Posted on April 2, 2015

In the summer of 1988, Aaron Houseknecht and I did a road trip to Tuolemne Meadows for a little fun on beautiful, scary, run-out leads with manky ¼ inch bolts that wobbled when you clip your biner.  Tuolemne Meadows is one of the most beautiful places to climb in the world.  With towering domes throughout the valley, and pristine lakes tucked in amongst the domes, you get a sense that you are in a special place.  This was my first big road trip as a rock climber and what a place to cut my teeth on my first leads.  The Meadows was part of the Golden Era of climbing.  Many of the routes were put up in the late 50’s and 60’s, and were bolted on lead.  For you new comers that means you climb until you find a somewhat solid stance, pull out the hand drill, pound in a hole, and while your feet are burning with pain, place the bolt, clip it, and climb on until you find another spot to stand and do it over again.  Usually you do not know what lies ahead of you, but you go for it any way.  That is why you come upon so many run-outs, since the leader put in as few bolts as possible.

My first lead ever was the West Crack of Daff Dome.   This is a classic 5.9 crack climb with a chimney section and about 4 or 5 pitches.  (I can’t remember the details anymore).  I was more than half way up the first pitch and I came to a thin section where I attempted to place a #3 Metolius cam.  The crack was awkward and at an angle so that I couldn’t see exactly how it was going in.  I kept placing the cam, but every time I gave a test it would pop out.  I was getting rather irritated. So I leaned way over to the side, shoved the cam in to where I thought I had a sure fit, and gave it a good hard yank.  The next thing I know I have a #3 smacking me in my front teeth, throwing me back away from the wall with flailing arms.  With panic and desperation I somehow got my hand back into the crack and grabbed with all I was worth.  Talk about adrenalin.  Poor Aaron was thinking, “why the hell did I get hooked up with this guy?  He’s going to kill us both”.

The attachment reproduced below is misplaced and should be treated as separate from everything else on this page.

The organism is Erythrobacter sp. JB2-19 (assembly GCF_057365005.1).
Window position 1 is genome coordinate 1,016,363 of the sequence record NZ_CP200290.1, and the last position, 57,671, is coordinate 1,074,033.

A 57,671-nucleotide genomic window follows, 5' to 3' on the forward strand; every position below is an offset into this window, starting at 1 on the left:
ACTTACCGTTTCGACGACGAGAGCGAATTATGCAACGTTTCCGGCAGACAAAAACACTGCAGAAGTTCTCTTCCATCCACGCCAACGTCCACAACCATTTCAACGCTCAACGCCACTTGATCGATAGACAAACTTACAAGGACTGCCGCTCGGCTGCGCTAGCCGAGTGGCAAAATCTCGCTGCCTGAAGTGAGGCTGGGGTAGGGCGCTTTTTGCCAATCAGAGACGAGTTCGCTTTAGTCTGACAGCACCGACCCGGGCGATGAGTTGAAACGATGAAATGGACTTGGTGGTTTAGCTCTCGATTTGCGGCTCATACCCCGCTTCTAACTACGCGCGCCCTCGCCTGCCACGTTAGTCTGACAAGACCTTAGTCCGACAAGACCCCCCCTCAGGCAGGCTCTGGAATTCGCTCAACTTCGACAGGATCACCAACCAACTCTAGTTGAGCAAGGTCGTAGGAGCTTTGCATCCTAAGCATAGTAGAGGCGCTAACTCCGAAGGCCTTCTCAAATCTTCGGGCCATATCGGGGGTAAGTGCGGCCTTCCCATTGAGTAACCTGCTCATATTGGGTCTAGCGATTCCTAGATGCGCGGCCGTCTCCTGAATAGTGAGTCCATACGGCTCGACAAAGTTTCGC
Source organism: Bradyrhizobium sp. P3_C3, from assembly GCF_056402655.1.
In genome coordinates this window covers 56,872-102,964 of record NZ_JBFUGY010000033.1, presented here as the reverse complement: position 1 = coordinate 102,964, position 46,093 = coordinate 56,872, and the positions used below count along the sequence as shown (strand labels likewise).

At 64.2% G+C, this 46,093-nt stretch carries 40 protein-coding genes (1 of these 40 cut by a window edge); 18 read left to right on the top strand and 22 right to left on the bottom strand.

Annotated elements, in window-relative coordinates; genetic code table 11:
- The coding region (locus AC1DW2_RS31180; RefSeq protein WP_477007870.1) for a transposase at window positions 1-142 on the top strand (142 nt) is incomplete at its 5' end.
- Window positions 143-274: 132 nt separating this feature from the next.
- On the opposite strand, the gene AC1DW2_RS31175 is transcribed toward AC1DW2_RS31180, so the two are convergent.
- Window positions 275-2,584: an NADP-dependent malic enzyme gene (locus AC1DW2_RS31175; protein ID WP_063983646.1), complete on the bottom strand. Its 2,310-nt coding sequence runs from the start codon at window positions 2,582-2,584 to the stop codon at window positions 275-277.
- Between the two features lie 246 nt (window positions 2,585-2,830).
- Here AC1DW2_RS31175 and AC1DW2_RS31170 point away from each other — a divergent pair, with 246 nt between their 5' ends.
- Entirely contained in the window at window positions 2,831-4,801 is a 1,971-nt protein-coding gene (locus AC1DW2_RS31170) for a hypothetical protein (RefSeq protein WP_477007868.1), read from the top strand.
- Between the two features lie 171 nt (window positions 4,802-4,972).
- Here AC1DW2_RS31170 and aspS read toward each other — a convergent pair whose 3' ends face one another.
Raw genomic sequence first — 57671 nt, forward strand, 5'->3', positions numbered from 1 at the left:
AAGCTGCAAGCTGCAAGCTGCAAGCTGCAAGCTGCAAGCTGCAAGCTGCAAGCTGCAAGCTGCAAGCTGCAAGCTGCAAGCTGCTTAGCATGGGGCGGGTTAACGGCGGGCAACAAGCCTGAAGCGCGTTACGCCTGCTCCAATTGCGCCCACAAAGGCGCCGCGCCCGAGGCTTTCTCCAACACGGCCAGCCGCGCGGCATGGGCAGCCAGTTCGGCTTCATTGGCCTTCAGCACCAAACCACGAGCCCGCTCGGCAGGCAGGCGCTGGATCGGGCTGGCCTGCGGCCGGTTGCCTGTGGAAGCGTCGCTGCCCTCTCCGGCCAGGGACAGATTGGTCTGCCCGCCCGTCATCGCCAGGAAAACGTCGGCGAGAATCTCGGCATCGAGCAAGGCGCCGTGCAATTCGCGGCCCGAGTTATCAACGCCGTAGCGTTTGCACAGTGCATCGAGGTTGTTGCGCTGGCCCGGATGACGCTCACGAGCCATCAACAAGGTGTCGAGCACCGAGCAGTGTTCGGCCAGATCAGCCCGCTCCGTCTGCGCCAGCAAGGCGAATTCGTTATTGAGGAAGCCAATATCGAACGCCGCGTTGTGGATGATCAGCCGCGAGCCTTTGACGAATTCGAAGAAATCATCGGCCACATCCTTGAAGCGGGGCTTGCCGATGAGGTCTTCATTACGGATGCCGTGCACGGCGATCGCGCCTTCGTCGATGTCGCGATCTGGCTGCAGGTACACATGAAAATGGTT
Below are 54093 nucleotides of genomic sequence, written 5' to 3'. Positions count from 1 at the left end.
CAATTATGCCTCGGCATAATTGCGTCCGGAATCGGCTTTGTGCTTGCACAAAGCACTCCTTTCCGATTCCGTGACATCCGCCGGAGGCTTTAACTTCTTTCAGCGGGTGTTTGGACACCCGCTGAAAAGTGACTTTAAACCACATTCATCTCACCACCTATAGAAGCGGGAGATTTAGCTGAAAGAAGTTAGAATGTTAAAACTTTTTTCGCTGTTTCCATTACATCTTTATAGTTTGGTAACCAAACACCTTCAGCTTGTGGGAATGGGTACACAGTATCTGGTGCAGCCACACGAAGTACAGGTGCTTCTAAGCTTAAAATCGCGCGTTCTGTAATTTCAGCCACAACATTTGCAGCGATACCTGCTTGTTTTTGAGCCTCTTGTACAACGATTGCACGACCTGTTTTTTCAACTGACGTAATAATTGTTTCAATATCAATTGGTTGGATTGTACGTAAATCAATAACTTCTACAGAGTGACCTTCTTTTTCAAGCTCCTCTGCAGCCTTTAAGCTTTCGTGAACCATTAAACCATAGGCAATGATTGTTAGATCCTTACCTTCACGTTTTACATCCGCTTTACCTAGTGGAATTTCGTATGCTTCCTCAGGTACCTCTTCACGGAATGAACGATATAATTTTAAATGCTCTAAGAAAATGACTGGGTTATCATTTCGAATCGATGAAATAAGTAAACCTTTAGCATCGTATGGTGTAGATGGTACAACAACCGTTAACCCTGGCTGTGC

This really pissed me off.  Even though I was run out at that point, I said the hell with it and took off.  I got up to the belay ledge and realized what I had just done.  It took a bit to get my wits back, but there was something very rewarding about that first lead.  It scared the hell out of me and somehow it felt good.

Later that week Aaron and I decided to try a funky route on Lembert Dome called Willy’s Hand Jive.  It was one of the first 5.11’s put up in the early 70’s.  That was pushing the standard at that time.  We didn’t know anything about the route and I decided to take the lead.  It was a bolted climb that traversed over an arch and then up through a water groove.  The first part was the 5.11  and it was thin and tricky.  I actually handled that ok.  The next section that went straight up a water groove is what freaked me out.  At that point there was no turning back.  I was in the rounded water groove that was almost smooth as glass with little bumps every so often.  I looked up and couldn’t see any bolts.  I had no choice but to go up.  This was the 5.9 section and it dawned on me what the R meant in the guidebook.  It meant – you’re screwed if you peal off – so don’t fall.  I finally go to the first bolt and it was a wobbly ¼ rusty bolt.  I got a smidgen of relief from the clip, but I knew I did not want to fall on that piece of crap.  All along I was thinking – what the hell did I get my self into.  There were only two bolts on that section of the climb.  About 3 less than I needed for comfort.  The only thing that wasn’t shaking and freaking out on me was the melted Snickers bar in my pack.  If they had a rating for the pucker factor, it would have been near the top end of the scale.  When I finally settled in at the belay station and was able to relax and look out over the Meadows I had this big sense of relief and satisfaction.

I feel much of the satisfaction in rock climbing back then stemmed from that element of being scared, of pushing not only your physical limits but also your mental limits.  It took boldness to do some of those climbs.  All the climbers who came up in the 70’s and 80’s climbed with boldness.  It was the only way you got up the climbs.  I wonder if people approach climbing with that in mind any more?  With everything so zipped up with bolts, and all the new equipment, I wonder if being Bold is a thing of the past.  Of course the high-end climbers still push that limit, but I wonder if that element of being scared has withered away?  Something to think about.

“Be bold and mighty forces will come to your aid.”

– Johann Wolfgang von Goethe


Keep pulling.